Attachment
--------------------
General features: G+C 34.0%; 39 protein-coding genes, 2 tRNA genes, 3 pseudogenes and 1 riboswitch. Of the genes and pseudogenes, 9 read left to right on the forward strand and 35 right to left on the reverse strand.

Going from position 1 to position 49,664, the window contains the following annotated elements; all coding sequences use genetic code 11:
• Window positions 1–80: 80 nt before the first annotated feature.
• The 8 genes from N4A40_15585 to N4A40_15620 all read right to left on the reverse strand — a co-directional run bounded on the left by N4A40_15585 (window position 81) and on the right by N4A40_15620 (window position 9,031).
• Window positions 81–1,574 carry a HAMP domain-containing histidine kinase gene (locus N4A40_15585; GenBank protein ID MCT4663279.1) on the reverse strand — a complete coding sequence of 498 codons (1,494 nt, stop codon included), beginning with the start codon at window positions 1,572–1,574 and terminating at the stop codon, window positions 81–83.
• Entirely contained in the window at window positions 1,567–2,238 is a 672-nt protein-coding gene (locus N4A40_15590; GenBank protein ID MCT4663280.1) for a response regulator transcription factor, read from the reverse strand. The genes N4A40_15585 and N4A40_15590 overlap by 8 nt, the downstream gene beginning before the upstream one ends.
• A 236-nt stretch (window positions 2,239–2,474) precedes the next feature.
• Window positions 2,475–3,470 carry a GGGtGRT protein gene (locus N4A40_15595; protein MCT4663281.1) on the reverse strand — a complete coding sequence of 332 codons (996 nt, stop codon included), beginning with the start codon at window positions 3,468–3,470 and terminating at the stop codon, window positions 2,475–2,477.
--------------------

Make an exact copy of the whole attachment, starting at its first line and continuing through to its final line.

General features: G+C 34.0%; 39 protein-coding genes, 2 tRNA genes, 3 pseudogenes and 1 riboswitch. Of the genes and pseudogenes, 9 read left to right on the forward strand and 35 right to left on the reverse strand.

Going from position 1 to position 49,664, the window contains the following annotated elements; all coding sequences use genetic code 11:
• Window positions 1–80: 80 nt before the first annotated feature.
• The 8 genes from N4A40_15585 to N4A40_15620 all read right to left on the reverse strand — a co-directional run bounded on the left by N4A40_15585 (window position 81) and on the right by N4A40_15620 (window position 9,031).
• Window positions 81–1,574 carry a HAMP domain-containing histidine kinase gene (locus N4A40_15585; GenBank protein ID MCT4663279.1) on the reverse strand — a complete coding sequence of 498 codons (1,494 nt, stop codon included), beginning with the start codon at window positions 1,572–1,574 and terminating at the stop codon, window positions 81–83.
• Entirely contained in the window at window positions 1,567–2,238 is a 672-nt protein-coding gene (locus N4A40_15590; GenBank protein ID MCT4663280.1) for a response regulator transcription factor, read from the reverse strand. The genes N4A40_15585 and N4A40_15590 overlap by 8 nt, the downstream gene beginning before the upstream one ends.
• A 236-nt stretch (window positions 2,239–2,474) precedes the next feature.
• Window positions 2,475–3,470 carry a GGGtGRT protein gene (locus N4A40_15595; protein MCT4663281.1) on the reverse strand — a complete coding sequence of 332 codons (996 nt, stop codon included), beginning with the start codon at window positions 3,468–3,470 and terminating at the stop codon, window positions 2,475–2,477.